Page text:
British video game retailer Game has escaped administration but the fate of Australian stores is still unknown as the local managing director scrambles to find a buyer.
The development comes as Woolworths signalled its intention to abandon the video game market yesterday, with its Dick Smith chain selling off games and accessories with markdowns of up to 90% in some categories.
Both incidents highlight the precarious nature of bricks and mortar video game sellers, even as the industry itself remains one of the fastest growing in the world. Buyers are turning to alternative forms of shopping, such as digital distribution and imports, as local prices remain higher than overseas.
Game has been rescued from administration by private investment firm OpCapita, which specialises in turnaround operations in the retail sector. Under the terms of the agreement, Game’s UK operations will be sold to OpCapita’s Baker Acquisitions, and all stores will remain open.
However, the fate of Australian stores remains unknown. PWC confirmed it has not been appointed by the local division as a part of any sales process.
Game was contacted this morning, but was not available to comment prior to publication.
Game operates 95 Australian stores, all of which continue to trade. Local managing director Paul Yardley has told the Australian Financial Review the company is still searching for funds.
“Australian sales for the fiscal year ended down 4%,” he said. “But GFK numbers for the video games market showed it was down by mid-teens for the year. So while going backwards is something a business never aspires to do in revenue, in the context, gaining market share is a strong result.”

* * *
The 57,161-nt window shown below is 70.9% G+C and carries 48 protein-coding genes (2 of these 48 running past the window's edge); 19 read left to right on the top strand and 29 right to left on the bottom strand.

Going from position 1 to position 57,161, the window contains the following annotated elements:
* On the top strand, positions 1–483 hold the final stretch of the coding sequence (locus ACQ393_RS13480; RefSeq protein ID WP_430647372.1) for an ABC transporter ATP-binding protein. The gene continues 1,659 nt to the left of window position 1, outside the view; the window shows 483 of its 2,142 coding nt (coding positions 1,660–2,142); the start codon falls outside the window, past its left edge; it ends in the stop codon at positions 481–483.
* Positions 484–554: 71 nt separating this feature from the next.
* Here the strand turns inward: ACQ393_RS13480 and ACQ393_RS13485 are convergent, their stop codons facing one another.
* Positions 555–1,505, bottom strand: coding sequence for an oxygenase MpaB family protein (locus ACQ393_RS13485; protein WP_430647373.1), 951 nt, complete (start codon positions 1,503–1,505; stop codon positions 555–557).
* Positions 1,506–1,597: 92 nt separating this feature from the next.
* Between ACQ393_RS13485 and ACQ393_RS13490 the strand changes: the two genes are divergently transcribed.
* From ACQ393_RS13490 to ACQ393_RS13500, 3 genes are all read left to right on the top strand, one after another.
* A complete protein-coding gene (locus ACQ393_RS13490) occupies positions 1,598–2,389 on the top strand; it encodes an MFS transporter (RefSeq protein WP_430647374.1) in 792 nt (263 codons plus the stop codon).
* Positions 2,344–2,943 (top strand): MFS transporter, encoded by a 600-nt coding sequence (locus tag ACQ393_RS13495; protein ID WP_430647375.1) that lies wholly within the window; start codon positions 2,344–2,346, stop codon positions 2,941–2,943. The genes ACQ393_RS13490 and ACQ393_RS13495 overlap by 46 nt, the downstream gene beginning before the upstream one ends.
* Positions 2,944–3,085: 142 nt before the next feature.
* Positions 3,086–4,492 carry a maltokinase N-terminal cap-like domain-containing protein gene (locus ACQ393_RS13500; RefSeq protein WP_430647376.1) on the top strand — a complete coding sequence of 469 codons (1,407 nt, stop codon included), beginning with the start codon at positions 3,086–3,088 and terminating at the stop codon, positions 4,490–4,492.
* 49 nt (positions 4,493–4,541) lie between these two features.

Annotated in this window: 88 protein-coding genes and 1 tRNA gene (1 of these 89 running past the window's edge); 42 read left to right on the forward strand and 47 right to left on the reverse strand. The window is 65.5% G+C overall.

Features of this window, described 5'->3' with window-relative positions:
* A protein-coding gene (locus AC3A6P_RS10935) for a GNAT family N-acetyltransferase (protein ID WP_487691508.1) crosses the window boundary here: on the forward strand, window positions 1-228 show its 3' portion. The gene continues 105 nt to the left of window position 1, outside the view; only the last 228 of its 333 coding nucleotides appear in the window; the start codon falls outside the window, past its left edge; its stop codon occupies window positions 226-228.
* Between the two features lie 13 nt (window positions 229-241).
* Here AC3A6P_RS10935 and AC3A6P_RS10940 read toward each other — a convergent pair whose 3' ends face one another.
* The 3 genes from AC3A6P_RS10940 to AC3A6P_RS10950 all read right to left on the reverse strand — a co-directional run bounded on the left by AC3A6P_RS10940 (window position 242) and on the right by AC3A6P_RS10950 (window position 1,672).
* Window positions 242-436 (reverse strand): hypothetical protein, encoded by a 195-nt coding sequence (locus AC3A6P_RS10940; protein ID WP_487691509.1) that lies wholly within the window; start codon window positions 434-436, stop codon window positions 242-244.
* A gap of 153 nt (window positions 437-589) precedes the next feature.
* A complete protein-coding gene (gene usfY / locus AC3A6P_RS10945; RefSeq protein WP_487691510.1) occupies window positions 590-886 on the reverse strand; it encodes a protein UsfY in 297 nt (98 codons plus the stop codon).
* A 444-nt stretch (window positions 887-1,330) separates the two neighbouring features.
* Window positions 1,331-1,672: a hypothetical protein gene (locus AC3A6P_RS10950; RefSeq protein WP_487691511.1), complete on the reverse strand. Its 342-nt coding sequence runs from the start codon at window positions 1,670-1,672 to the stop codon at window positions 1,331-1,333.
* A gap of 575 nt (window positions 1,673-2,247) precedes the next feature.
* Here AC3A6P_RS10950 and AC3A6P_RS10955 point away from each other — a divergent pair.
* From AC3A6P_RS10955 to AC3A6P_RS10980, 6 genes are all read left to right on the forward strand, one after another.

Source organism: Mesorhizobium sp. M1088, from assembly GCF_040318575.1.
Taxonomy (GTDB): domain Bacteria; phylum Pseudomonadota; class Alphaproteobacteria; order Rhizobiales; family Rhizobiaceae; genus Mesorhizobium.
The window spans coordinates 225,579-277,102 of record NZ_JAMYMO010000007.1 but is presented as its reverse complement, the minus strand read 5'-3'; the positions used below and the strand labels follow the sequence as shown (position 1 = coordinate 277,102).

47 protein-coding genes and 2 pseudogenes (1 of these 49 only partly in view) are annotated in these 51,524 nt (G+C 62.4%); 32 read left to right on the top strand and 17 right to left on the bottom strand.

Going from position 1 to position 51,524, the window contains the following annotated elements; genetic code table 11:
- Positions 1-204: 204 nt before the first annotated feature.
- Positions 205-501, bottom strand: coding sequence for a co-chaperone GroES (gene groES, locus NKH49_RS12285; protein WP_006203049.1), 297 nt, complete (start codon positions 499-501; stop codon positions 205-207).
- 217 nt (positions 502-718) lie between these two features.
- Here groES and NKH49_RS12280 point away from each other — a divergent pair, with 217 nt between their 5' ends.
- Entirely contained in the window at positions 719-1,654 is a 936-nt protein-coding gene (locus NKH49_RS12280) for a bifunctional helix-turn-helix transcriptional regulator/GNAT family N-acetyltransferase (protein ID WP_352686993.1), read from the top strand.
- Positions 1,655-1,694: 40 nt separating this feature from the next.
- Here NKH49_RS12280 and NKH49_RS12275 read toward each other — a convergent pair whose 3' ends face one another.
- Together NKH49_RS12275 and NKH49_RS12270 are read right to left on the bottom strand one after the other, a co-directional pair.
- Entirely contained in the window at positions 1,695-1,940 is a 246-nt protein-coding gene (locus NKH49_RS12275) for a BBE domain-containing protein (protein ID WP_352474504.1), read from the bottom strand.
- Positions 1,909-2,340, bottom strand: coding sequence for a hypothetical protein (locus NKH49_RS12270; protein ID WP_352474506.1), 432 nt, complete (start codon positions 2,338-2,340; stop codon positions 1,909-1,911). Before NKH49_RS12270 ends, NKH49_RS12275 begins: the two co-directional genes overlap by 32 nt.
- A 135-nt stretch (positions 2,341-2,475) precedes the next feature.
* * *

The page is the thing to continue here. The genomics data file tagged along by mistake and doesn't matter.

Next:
“We are in close contact with the administrators in the UK…but ultimately it’s for the local management team to select that partner and financier.”
The new deal with OpCapita only applies to the UK business, leaving the Australian business without a buyer so far.
According to Game’s latest financial report, the Australian division recorded turnover of $33 million.
Meanwhile, Woolworths is clearing out of the games business, yesterday beginning a sale on games and accessories with some new titles regularly fetching $90 discounted to just $1 or $5.
Anticipation of the sale grew last week when a price list leaked to trade press, with a spokesperson telling the AFR the company decided to accelerate its consolidation of games after a business review.
“There are games stores and online gaming specialists, so we’ll leave that market largely to them and just have a very core range of titles and much tighter purchasing strategies.”
Both incidents highlight a growing problem for local games retailers. More shoppers are buying titles from offshore sites, specifically designed to cater to Australian buyers with prices up to 50% lower than those in bricks and mortar stores.
Harvey Norman set up its own offshore-based games site late last year, while JB Hi-Fi, EB Games and GameTraders attempt to control the domestic web and bricks and mortar sectors.
More shoppers are also opting for digital distribution, which now makes up a sizeable chunk of the overall game retailing market.
The latest PWC Entertainment and Media Outlook report cited games as the highest growth area, predicting revenue of $2.5 billion in 2015, from the current $1.6 billion.